Buying and renting out a residential property is sometimes misperceived as a passive real estate investment. It can involve a lot more time and effort than many investors plan for. Passive real estate investment offers similar benefits, with much less day-to-day involvement.
Many imagine real estate as a path to financial freedom. It is a way to generate passive income month after month. While it is true that real estate can produce long-term wealth, it’s not always hassle-free.
Real estate is a large industry with lots of opportunity and a variety of ways to invest. Before diving in, investors should evaluate their goals and desired level of day-to-day involvement to determine which real estate investment method is best for them.
Active real estate investment means that the investor is highly involved at every step of the investment. With passive real estate investment, on the other hand, investors can still enjoy the benefits that real estate investments have to offer, with much less day-to-day involvement.
Sometimes, new real estate investors envision owning rental properties as a mostly hands-off process of buying a property, renting it out, collecting rent, and benefiting from appreciation of the property value. In fact, the time and energy required to make this happen is comparable to a full-time job.
In an active real estate investment, the investor must research the market, select a property for purchase, make decisions about maintenance, repairs, screening and accepting tenants, and handle many of the day-to-day affairs of property management. These investors also source their own deals, secure financing and make improvements to the asset to drive value.
Typically, active real estate investors purchase the property below market value with the vision of generating ongoing rental income while accruing long-term asset appreciation. Properties purchased can range from small condos to large apartment complexes with multiple buildings and many units.
The active real estate investment approach works best for investors who want to be the main decision-maker and executor of every aspect of the asset. Typically, these are investors with real estate expertise, negotiation experience, and the ability to manage the assets full-time.
Passive real estate investing, on the contrary, is a form of real estate investing in which an investor places capital into a real estate venture that the investor does not have any direct responsibility for managing, while enjoying similar benefits to owning the asset themselves.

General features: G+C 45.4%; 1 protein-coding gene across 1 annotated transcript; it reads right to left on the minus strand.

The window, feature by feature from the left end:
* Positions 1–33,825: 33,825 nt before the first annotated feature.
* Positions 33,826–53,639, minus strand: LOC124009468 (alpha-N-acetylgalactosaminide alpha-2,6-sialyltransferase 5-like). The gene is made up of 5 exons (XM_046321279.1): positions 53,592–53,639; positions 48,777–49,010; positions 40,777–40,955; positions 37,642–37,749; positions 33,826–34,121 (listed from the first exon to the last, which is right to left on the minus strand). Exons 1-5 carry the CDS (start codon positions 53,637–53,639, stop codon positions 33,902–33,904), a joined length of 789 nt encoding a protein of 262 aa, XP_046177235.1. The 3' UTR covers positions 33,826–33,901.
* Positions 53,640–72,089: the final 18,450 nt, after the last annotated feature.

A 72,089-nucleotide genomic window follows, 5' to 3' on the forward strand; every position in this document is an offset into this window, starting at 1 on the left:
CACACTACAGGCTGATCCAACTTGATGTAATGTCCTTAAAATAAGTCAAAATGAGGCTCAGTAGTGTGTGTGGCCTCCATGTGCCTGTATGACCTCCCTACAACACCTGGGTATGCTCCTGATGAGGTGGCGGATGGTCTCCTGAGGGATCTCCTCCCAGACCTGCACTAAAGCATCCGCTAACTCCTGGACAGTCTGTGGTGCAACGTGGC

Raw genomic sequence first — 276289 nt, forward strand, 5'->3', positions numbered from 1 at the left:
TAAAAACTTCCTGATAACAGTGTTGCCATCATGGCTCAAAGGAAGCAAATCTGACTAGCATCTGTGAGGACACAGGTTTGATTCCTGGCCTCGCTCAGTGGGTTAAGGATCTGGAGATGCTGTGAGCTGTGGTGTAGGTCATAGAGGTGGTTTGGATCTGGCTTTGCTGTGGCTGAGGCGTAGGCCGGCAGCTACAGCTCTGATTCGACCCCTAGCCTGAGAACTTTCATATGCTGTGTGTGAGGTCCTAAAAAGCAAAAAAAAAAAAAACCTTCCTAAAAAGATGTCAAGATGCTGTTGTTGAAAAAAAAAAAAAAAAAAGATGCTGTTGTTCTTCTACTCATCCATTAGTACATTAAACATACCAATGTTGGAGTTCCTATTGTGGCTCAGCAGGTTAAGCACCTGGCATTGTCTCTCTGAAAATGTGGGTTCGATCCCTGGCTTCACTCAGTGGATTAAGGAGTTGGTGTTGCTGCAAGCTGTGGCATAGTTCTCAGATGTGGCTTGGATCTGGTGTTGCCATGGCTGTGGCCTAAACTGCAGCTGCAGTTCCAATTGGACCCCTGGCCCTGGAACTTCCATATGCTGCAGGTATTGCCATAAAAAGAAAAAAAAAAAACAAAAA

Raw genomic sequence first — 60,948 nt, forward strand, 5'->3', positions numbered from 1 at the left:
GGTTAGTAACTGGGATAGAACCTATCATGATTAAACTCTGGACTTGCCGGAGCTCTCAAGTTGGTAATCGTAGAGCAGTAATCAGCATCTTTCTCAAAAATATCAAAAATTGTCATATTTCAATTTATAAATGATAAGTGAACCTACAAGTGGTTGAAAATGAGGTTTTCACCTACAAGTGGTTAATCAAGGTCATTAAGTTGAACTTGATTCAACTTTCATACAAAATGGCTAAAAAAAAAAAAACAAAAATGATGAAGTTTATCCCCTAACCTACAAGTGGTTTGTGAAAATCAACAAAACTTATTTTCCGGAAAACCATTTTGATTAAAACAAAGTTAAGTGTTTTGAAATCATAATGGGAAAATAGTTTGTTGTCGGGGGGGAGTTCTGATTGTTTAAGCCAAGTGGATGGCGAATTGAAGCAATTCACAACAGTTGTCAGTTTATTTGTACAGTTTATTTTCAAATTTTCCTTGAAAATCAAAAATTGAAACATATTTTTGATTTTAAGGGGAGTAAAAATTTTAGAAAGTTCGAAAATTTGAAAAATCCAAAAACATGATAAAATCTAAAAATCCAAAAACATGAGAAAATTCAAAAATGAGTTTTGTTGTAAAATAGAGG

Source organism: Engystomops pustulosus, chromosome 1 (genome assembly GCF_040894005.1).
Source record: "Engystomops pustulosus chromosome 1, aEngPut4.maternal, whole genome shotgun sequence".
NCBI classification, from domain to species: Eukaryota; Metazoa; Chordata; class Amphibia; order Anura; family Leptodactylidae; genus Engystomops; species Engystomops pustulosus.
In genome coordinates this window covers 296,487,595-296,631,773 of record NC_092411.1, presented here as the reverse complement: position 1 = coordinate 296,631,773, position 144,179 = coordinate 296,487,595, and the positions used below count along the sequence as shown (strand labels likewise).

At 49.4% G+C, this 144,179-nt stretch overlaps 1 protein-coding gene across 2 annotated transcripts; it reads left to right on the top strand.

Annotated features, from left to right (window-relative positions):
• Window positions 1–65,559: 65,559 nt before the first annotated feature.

A passive investment approach to real estate investing offers investors the possibility of earning passive income, tax benefits, and asset appreciation, knowing an experienced owner/operator is managing the asset. It also allows for investors to scale their investments faster if they desire, because they are not limited by their location or time commitment.
For example, an investment in a private equity real estate fund offers investors upside potential on the long-term appreciation of the asset, and ongoing cashflow through the collection of rents.
When it comes to real estate investing, investors have two options: active or passive.
While active real estate investing requires more time, it can also lead to greater profits.
On the other hand, passive real estate investing has a lower bar for entry and can bring passive income with no work required on your part. So which is right for you?
If you’re torn about what type of real estate investing you want to start with, we can help.
Lucern Capital Partners
Lucern Capital Partners is a real estate investment firm that targets value-add multifamily and mixed-use assets along the U.S. East Coast. With over 55-years of combined real estate experience, the Lucern Capital Partners team has successfully transacted on over $2.5 billion of debt and equity real estate transactions during their careers. They bring that knowledge to accredited investors to provide income-generating investments in institutional-quality multifamily and mixed-use assets through the Lucern Multifamily Value Fund I, L.P., and standalone transactions.